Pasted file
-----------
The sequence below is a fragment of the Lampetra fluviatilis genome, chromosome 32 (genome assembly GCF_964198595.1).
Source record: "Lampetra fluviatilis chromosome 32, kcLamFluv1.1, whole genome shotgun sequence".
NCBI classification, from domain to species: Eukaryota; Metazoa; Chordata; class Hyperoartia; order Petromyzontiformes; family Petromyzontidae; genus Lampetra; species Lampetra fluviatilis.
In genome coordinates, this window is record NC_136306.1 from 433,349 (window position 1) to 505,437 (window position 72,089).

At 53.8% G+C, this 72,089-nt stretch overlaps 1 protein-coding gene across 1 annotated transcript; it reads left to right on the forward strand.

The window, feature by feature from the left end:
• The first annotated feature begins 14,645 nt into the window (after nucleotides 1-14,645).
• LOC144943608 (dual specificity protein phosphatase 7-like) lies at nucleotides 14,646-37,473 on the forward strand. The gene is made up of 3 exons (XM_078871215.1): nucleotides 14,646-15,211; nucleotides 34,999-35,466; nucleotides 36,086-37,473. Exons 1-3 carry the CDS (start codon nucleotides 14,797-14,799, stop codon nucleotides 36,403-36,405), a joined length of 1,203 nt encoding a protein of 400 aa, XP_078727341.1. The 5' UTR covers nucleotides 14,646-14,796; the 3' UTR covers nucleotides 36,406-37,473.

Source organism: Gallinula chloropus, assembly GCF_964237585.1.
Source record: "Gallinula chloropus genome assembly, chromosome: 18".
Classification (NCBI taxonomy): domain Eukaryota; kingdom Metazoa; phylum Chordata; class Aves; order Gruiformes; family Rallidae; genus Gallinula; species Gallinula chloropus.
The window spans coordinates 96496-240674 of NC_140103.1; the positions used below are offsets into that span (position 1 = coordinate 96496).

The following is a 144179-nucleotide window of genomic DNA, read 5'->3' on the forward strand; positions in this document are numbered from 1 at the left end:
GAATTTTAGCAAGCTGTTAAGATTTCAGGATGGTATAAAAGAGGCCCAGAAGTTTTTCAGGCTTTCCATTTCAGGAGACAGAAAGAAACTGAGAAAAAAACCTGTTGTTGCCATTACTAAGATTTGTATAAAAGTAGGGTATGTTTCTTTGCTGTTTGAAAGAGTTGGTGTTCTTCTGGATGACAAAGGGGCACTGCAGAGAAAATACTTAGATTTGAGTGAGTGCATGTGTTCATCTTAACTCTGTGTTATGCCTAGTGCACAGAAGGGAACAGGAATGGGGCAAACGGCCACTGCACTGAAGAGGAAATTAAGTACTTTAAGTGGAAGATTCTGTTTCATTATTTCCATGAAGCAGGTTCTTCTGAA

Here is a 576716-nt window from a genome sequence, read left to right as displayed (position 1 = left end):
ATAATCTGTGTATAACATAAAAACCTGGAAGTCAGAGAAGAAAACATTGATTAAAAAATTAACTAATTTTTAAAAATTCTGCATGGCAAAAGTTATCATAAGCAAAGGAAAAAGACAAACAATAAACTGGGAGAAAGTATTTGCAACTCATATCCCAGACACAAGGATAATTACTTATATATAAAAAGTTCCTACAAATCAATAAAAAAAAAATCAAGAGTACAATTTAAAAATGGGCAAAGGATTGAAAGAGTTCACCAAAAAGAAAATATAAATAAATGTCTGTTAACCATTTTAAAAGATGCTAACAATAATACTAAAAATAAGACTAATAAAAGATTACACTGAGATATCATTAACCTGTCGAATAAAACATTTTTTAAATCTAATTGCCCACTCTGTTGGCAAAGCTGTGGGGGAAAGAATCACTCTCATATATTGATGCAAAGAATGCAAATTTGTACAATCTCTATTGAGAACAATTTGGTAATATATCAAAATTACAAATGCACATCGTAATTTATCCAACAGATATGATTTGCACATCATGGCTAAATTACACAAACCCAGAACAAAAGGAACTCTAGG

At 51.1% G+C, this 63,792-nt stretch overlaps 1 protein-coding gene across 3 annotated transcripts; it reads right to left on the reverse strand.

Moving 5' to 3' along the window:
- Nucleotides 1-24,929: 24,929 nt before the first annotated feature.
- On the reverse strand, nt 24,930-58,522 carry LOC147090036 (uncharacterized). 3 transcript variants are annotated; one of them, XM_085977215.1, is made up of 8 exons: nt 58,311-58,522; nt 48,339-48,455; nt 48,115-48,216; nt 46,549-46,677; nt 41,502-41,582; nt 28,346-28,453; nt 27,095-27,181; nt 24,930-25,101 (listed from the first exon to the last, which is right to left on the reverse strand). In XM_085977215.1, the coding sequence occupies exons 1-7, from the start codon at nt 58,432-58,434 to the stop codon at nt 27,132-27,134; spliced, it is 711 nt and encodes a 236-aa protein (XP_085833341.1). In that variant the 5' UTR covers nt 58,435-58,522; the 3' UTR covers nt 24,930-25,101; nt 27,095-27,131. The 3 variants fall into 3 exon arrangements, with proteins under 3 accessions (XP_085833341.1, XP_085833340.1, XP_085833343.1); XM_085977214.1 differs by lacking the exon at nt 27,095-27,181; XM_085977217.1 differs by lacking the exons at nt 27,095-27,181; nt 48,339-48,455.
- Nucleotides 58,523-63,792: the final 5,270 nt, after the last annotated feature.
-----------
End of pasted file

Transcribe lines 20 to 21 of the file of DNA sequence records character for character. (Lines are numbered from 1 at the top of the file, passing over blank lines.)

- On the reverse strand, nt 24,930-58,522 carry LOC147090036 (uncharacterized). 3 transcript variants are annotated; one of them, XM_085977215.1, is made up of 8 exons: nt 58,311-58,522; nt 48,339-48,455; nt 48,115-48,216; nt 46,549-46,677; nt 41,502-41,582; nt 28,346-28,453; nt 27,095-27,181; nt 24,930-25,101 (listed from the first exon to the last, which is right to left on the reverse strand). In XM_085977215.1, the coding sequence occupies exons 1-7, from the start codon at nt 58,432-58,434 to the stop codon at nt 27,132-27,134; spliced, it is 711 nt and encodes a 236-aa protein (XP_085833341.1). In that variant the 5' UTR covers nt 58,435-58,522; the 3' UTR covers nt 24,930-25,101; nt 27,095-27,131. The 3 variants fall into 3 exon arrangements, with proteins under 3 accessions (XP_085833341.1, XP_085833340.1, XP_085833343.1); XM_085977214.1 differs by lacking the exon at nt 27,095-27,181; XM_085977217.1 differs by lacking the exons at nt 27,095-27,181; nt 48,339-48,455.
- Nucleotides 58,523-63,792: the final 5,270 nt, after the last annotated feature.